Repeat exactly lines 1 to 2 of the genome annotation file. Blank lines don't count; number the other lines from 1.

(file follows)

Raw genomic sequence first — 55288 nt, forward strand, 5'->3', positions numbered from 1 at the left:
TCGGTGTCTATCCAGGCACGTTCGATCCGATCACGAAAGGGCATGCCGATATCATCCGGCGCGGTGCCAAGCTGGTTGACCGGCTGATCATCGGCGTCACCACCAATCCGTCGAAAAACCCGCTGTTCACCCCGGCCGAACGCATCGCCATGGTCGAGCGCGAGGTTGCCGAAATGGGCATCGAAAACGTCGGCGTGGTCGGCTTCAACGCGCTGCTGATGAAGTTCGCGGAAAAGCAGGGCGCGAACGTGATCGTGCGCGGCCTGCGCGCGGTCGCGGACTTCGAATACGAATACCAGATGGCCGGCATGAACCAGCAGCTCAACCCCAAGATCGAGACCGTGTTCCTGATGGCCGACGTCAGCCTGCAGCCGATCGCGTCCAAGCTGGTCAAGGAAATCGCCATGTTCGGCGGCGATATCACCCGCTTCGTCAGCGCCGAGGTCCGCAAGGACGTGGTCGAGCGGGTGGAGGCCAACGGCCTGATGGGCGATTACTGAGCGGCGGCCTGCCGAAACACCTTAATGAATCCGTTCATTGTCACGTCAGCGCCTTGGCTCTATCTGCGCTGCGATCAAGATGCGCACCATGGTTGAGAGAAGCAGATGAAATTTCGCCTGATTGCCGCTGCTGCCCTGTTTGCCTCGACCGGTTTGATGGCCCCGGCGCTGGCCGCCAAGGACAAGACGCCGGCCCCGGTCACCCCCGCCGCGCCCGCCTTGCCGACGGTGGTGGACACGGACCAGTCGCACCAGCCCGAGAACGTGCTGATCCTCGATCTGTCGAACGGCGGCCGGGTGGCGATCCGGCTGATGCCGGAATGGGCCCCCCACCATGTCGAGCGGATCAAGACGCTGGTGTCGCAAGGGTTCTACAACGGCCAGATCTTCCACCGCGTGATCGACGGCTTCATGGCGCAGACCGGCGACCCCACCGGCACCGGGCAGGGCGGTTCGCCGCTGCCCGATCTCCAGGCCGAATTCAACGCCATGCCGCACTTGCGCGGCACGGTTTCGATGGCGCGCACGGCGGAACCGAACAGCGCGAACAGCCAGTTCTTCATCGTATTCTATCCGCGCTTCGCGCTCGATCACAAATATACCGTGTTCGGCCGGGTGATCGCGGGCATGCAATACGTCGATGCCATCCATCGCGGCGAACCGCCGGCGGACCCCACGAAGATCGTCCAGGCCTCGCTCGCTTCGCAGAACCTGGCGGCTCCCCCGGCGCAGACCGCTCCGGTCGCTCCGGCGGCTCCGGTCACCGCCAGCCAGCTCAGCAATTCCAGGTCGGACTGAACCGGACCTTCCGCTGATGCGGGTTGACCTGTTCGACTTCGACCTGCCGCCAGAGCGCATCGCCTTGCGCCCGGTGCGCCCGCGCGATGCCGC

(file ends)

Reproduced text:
Raw genomic sequence first — 55288 nt, forward strand, 5'->3', positions numbered from 1 at the left:
TCGGTGTCTATCCAGGCACGTTCGATCCGATCACGAAAGGGCATGCCGATATCATCCGGCGCGGTGCCAAGCTGGTTGACCGGCTGATCATCGGCGTCACCACCAATCCGTCGAAAAACCCGCTGTTCACCCCGGCCGAACGCATCGCCATGGTCGAGCGCGAGGTTGCCGAAATGGGCATCGAAAACGTCGGCGTGGTCGGCTTCAACGCGCTGCTGATGAAGTTCGCGGAAAAGCAGGGCGCGAACGTGATCGTGCGCGGCCTGCGCGCGGTCGCGGACTTCGAATACGAATACCAGATGGCCGGCATGAACCAGCAGCTCAACCCCAAGATCGAGACCGTGTTCCTGATGGCCGACGTCAGCCTGCAGCCGATCGCGTCCAAGCTGGTCAAGGAAATCGCCATGTTCGGCGGCGATATCACCCGCTTCGTCAGCGCCGAGGTCCGCAAGGACGTGGTCGAGCGGGTGGAGGCCAACGGCCTGATGGGCGATTACTGAGCGGCGGCCTGCCGAAACACCTTAATGAATCCGTTCATTGTCACGTCAGCGCCTTGGCTCTATCTGCGCTGCGATCAAGATGCGCACCATGGTTGAGAGAAGCAGATGAAATTTCGCCTGATTGCCGCTGCTGCCCTGTTTGCCTCGACCGGTTTGATGGCCCCGGCGCTGGCCGCCAAGGACAAGACGCCGGCCCCGGTCACCCCCGCCGCGCCCGCCTTGCCGACGGTGGTGGACACGGACCAGTCGCACCAGCCCGAGAACGTGCTGATCCTCGATCTGTCGAACGGCGGCCGGGTGGCGATCCGGCTGATGCCGGAATGGGCCCCCCACCATGTCGAGCGGATCAAGACGCTGGTGTCGCAAGGGTTCTACAACGGCCAGATCTTCCACCGCGTGATCGACGGCTTCATGGCGCAGACCGGCGACCCCACCGGCACCGGGCAGGGCGGTTCGCCGCTGCCCGATCTCCAGGCCGAATTCAACGCCATGCCGCACTTGCGCGGCACGGTTTCGATGGCGCGCACGGCGGAACCGAACAGCGCGAACAGCCAGTTCTTCATCGTATTCTATCCGCGCTTCGCGCTCGATCACAAATATACCGTGTTCGGCCGGGTGATCGCGGGCATGCAATACGTCGATGCCATCCATCGCGGCGAACCGCCGGCGGACCCCACGAAGATCGTCCAGGCCTCGCTCGCTTCGCAGAACCTGGCGGCTCCCCCGGCGCAGACCGCTCCGGTCGCTCCGGCGGCTCCGGTCACCGCCAGCCAGCTCAGCAATTCCAGGTCGGACTGAACCGGACCTTCCGCTGATGCGGGTTGACCTGTTCGACTTCGACCTGCCGCCAGAGCGCATCGCCTTGCGCCCGGTGCGCCCGCGCGATGCCGC